© 2018 Vandenack Weaver LLC
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FIRPTA: United States Resident, Foreign Person or “Disregarded Entity”?

Upon arriving at a piece of real property, a prospective buyer or real estate agent is usually on the look-out for hidden liabilities. One hidden tax liability could involve the Foreign Investment Real Property Tax Act (“FIRPTA”). An unfamiliar concept to many, tax liability arising under FIRPTA could put the purchaser on the hook for the seller’s real estate capital gains.

The FIRPTA tax, which taxes a foreign person’s disposition of real property, was designed to address widespread concern that foreign investors were purchasing United States real property and selling it at a profit, but not paying any tax. Generally, under FIRPTA, a transferee, who is often the purchaser, must withhold 15% of the total amount realized when purchasing United States real property from “foreign persons.” The IRC defines “foreign person” to include a nonresident alien individual, a foreign corporation, a foreign trust, a foreign partnership, a foreign estate, and any other person that is not a U.S. person as defined by the IRC.

If the seller is an individual, IRC Section 7701 provides various technical definitions for when a “nonresident alien individual” becomes a “residential alien individual,” making FIRPTA inapplicable. If the seller is a single-member limited liability company (“SMLLC”) organized in the United States, which is owned by a “foreign person,” the residency status of the SMLLC is “disregarded.” The seller is deemed to be the SMLLC owner, potentially subjecting the sale to FIRPTA. Under the IRC Treasury Regulations, there are various seller entities that are considered “disregarded entities.”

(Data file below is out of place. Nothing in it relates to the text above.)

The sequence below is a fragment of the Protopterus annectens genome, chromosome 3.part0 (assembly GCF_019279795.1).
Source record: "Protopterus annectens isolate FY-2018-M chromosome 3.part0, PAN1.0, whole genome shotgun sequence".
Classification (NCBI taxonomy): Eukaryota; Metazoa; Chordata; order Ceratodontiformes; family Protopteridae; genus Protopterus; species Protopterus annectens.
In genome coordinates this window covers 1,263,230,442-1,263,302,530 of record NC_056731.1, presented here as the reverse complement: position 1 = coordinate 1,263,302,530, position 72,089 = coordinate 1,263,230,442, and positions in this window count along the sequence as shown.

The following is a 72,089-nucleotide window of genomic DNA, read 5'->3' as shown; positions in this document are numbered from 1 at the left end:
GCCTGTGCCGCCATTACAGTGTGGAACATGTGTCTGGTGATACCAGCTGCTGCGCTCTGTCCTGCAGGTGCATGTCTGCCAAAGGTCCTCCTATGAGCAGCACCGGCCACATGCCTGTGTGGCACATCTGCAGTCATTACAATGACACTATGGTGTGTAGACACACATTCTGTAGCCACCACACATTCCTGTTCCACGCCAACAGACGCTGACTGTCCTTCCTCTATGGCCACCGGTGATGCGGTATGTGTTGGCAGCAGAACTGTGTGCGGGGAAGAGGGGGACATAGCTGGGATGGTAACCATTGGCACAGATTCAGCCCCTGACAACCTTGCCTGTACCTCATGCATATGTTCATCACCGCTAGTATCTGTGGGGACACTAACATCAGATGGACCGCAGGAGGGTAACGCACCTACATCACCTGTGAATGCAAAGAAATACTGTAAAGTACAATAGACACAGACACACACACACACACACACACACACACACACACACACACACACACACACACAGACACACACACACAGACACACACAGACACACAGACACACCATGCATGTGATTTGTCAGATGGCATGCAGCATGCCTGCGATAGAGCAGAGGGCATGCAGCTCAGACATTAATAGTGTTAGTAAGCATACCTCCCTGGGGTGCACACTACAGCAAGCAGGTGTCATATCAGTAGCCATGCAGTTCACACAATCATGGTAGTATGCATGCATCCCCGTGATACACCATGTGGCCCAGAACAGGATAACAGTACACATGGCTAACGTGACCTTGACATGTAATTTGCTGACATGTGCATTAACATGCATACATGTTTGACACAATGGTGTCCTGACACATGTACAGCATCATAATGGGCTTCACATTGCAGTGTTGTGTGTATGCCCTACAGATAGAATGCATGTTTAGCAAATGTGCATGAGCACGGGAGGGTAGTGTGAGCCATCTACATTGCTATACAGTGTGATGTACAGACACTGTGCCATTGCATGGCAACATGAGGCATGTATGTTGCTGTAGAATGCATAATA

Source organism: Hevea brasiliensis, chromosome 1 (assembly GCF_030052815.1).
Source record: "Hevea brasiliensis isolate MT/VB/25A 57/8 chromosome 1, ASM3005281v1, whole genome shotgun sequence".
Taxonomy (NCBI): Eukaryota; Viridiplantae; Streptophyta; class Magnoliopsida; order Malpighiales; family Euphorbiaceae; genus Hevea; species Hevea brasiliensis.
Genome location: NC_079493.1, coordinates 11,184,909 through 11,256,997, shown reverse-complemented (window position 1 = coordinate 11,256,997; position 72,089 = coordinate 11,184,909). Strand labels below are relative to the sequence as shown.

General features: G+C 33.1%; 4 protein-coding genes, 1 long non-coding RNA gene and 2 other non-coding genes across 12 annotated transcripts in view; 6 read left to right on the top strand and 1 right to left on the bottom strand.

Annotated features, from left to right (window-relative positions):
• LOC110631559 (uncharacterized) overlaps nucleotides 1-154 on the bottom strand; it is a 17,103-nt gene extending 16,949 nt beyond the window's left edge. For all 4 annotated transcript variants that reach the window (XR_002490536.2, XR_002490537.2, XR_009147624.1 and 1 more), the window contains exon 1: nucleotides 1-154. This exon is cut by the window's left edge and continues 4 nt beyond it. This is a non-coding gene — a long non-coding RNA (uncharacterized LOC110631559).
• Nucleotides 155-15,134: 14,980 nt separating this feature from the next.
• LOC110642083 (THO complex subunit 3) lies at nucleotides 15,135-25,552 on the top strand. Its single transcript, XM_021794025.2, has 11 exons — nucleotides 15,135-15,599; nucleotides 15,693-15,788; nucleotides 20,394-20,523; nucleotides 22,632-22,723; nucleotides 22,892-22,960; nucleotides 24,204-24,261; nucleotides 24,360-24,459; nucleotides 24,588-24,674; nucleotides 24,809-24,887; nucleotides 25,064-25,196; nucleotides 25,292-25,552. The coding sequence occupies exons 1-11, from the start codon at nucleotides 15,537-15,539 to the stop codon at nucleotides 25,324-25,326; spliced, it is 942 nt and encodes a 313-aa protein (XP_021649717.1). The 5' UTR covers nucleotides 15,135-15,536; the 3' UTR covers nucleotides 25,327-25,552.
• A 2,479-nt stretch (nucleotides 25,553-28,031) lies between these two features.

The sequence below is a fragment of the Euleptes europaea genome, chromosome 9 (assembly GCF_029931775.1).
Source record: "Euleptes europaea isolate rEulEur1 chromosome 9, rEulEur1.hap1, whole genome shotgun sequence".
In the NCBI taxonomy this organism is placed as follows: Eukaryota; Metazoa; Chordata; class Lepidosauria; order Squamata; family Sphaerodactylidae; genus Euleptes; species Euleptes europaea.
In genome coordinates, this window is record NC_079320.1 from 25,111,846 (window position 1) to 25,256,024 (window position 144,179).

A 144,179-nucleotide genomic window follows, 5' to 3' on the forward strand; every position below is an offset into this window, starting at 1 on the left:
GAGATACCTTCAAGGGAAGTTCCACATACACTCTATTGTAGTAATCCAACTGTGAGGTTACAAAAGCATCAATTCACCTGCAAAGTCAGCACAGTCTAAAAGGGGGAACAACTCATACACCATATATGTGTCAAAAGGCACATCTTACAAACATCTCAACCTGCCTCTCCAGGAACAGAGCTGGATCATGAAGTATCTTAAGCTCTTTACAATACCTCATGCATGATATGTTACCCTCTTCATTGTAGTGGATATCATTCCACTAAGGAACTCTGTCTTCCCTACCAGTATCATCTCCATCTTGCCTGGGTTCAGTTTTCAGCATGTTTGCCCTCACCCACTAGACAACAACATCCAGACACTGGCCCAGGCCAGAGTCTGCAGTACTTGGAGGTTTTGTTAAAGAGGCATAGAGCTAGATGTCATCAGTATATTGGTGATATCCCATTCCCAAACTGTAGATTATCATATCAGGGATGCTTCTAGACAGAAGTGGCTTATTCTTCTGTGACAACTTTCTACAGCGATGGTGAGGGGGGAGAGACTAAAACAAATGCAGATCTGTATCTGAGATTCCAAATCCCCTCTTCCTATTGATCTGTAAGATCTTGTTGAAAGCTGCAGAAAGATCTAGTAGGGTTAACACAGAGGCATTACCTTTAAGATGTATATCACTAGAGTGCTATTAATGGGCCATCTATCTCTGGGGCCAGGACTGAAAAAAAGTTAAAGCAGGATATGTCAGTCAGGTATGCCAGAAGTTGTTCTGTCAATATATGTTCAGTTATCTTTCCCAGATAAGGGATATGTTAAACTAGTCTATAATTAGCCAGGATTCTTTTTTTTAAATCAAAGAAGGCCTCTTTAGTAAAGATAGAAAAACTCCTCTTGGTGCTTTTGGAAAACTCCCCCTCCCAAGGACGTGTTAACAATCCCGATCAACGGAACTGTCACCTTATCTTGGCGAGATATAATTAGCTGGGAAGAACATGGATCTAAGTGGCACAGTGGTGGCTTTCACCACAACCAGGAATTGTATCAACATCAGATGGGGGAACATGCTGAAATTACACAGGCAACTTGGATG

A certificate of non-foreign status provides the purchaser the requisite information to determine the seller’s residency status and whether funds need to be withheld to satisfy FIRPTA. In the above SMLLC scenario, a United States “disregarded entity” cannot provide a certificate of non-foreign status. The certificate of non-foreign status is required to state that the entity is not a disregarded entity, evidenced by a United States employer identification number. An individual transferor may also provide a certificate of non-foreign status, whereby the individual certifies he or she is not a nonresidential alien, and provides their Unites States taxpayer identification number, which is often their Social Security number.

Mischaracterizing a seller’s legal status under the IRC may create liability for the purchaser or their designated agent(s). A simple request by the purchaser or their agent of a notarized certificate of non-foreign status when purchasing real property will allow the purchasing party the ability to discover the FIRPTA implication, and its tax implications.

 

 

© 2018 Vandenack Weaver LLC

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End of the Year Tax Planning Considerations: New Issues Arise from Tax Legislation